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Mediators of Inflammation
Volume 2018, Article ID 3685948, 19 pages
Research Article

Epithelial Cells Attenuate Toll-Like Receptor-Mediated Inflammatory Responses in Monocyte-Derived Macrophage-Like Cells to Mycobacterium tuberculosis by Modulating the PI3K/Akt/mTOR Signaling Pathway

1Key Laboratory of Ministry of Education for Conservation and Utilization of Special Biological Resources in Western China, Ningxia University, Yinchuan, Ningxia 750021, China
2College of Life Science, Ningxia University, Yinchuan, Ningxia 750021, China

Correspondence should be addressed to Xiaoming Liu; moc.361@0801cre and Yujiong Wang; nc.ude.uxn@jyw

Received 7 April 2018; Accepted 12 August 2018; Published 26 September 2018

Academic Editor: Fabíola B Filippin Monteiro

Copyright © 2018 Yi Yang et al. This is an open access article distributed under the Creative Commons Attribution License, which permits unrestricted use, distribution, and reproduction in any medium, provided the original work is properly cited.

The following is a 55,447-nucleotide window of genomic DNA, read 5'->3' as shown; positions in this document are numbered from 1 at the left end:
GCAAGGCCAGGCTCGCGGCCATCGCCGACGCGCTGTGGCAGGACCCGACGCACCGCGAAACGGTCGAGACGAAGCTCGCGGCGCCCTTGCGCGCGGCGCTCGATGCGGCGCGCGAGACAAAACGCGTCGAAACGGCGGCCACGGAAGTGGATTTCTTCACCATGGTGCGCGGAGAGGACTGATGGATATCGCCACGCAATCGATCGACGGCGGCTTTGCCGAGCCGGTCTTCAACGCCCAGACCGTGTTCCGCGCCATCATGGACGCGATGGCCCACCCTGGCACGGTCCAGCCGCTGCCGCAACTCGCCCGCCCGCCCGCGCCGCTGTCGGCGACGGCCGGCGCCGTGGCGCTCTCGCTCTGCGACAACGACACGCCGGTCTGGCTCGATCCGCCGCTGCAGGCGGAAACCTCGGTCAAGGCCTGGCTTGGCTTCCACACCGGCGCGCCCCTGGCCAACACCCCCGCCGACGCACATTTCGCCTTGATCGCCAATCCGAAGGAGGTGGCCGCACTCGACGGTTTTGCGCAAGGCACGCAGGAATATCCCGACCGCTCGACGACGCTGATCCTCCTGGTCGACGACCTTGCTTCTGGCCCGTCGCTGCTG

Both alveolar macrophages (AMs) and alveolar epithelial cells (AECs) are main targets of Mycobacterium tuberculosis (M. tuberculosis (Mtb)). Intercellular communications between mucosal AECs and AMs have important implications in cellular responses to exogenous insults. However, molecular mechanisms underpinning interactions responding to Mtb remain largely unknown. In this study, impacts of AECs on Toll-like receptor- (TLR-) mediated inflammatory responses of AMs to Mtb virulent strain H37Rv were interrogated using an air-liquid interface (ALI) coculture model of epithelial A549 cells and U937 monocyte-derived macrophage-like cells. Results showed that Mtb-activated TLR-mediated inflammatory responses in U937 cells were significantly alleviated when A549 cells were coinfected with H37Rv, in comparison with the infection of U937 cells alone. Mechanistically, PI3K/Akt/mTOR signaling was involved in the epithelial cell-modulated Mtb-activated TLR signaling. The epithelial cell-attenuated TLR signaling in U937s could be reversed by PI3K inhibitor LY294002 and mTOR inhibitor rapamycin, but not glycogen synthase kinase 3β inhibitor LiCl, suggesting that the epithelially modulated-TLR signaling in macrophages was in part caused by inhibiting the TLR-triggered PI3K/Akt/mTOR signaling pathway. Together, this study demonstrates that mucosal AEC-derived signals play an important role in modulating inflammatory responses of AMs to Mtb, which thus also offers an insight into cellular communications between AECs and AMs to Mtb infections.